Words matter. Especially when you choose a name for a hurricane. Let’s say you are a meteorologist and you are about to name the hurricane that is about to hit Ease Coast. And it’s going to hit it like really hard. Would you name it Horace or Harriet? Think carefully cos you can save some lives with your choice. How come? I mean it’s one hurricane. The selection of words will not influence its strength. It will not make it more or less deadly. As it turns out people are not that good when it comes to assessing the danger of a hurricane objectively. Depending on the name given they will view it more or less harmful. So Harriet could kill more people because we assume it is less dangerous and thus we do not prepare as much as we would for Horace. Given the fact that some hurricanes get female names I fear there’s some sort of a meteorologists’ evil plot.
Words matter, even if you heard otherwise and there’s a high chance you did. There is one research that went viral and is hugely misinterpreted by most communication coaches and other assholes who do not bother to check the real scientific research but copy paste the viral „research facts”. That goes for those public-speaking coaches that seek to downplay the importance of language.
Ever heard that only 7% of the effective communication is down to language (verbal) and the rest is tone of voice and body language (non-verbal). That’s bullshit. Next time someone says that just ask them politely to repeat their point purely with gestures.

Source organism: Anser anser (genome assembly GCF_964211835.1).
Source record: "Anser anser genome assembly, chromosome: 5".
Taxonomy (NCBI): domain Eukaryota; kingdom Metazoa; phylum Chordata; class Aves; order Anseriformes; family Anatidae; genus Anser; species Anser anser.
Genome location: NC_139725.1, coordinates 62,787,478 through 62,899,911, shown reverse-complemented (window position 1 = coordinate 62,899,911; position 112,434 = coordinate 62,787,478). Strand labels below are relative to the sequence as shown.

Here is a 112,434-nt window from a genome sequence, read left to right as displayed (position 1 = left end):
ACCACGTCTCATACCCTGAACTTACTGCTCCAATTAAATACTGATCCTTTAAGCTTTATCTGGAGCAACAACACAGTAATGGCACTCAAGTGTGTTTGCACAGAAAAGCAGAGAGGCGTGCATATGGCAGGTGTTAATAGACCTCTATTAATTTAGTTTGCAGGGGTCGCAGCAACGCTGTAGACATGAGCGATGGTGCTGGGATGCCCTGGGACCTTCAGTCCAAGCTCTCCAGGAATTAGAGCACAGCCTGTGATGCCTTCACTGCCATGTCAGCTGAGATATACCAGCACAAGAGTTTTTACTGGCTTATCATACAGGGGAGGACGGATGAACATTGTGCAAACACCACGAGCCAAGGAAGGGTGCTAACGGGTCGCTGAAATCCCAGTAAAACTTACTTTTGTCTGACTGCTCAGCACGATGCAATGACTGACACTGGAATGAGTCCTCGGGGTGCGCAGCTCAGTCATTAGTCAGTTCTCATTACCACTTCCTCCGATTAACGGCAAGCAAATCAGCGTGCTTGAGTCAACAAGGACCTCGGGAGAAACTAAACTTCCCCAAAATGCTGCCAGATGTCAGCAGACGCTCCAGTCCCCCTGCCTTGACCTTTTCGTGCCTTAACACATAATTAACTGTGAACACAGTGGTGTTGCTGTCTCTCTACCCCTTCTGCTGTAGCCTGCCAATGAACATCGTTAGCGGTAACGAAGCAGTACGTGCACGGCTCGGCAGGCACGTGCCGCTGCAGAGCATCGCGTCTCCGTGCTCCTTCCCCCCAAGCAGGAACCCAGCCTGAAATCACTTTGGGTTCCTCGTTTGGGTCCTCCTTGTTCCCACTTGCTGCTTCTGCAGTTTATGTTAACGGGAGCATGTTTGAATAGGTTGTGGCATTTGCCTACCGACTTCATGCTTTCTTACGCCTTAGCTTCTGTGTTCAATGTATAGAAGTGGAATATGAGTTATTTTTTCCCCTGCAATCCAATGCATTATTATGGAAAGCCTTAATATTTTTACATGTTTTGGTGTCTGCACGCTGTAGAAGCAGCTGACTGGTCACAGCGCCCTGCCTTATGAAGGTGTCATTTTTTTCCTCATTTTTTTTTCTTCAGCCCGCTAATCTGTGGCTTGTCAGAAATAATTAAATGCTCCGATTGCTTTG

All the people who seek to downplay the importance of words cite research published in the sixties by professor Mehrabian. They focus excessively on developing body language and speaking style of confidence and charisma without paying too much attention to what is being said. Unfortunately, this is a total misinterpretation of Mahrebian’s findings. The experiments of this well know psychologists were mainly devoted to discovering how emotions were communicated. The subjects were listening to the phrase of „That’s nice” said in an angry tone, with threatening body language or with flirtatious tone and according body language. No wonder in this scenario words did not matter much. But the research results are not to be applied to all communication. It would be totally absurd.
Communicating emotions is important. Body language and micro-expressions say a lot about us and can either lead to halo effect or the golem effect. But the whole substance of your talk, your elevator pitch and your sale’s pitch depends crucially on words. It’s the words that tell a story and the words that are decoded by our brains firing up the neutrons in a specific way. Words build the idea, take us on a journey and provide a compelling call to action. Don’t you dare underestimate the power of words.
More on the misinterpretation from prof. Mehrabian himself: This „7%-38%-55% rule” has been overly interpreted in such a way, that some people claim that in any communication situation, the meaning of a message was being transported mostly by non-verbal cues, not by the meaning of words. This generalization from the initially very specific conditions in his experiments is the common mistake made with regard to Mehrabian’s rule. On his website, Mehrabian clearly states:
„Total Liking = 7% Verbal Liking + 38% Vocal Liking + 55% Facial Liking. Please note that this and other equations regarding relative importance of verbal and nonverbal messages were derived from experiments dealing with communications of feelings and attitudes (i.e., like–dislike). Unless a communicator is talking about their feelings or attitudes, these equations are not applicable. Also see references 286 and 305 in Silent Messages – these are the original sources of my findings.”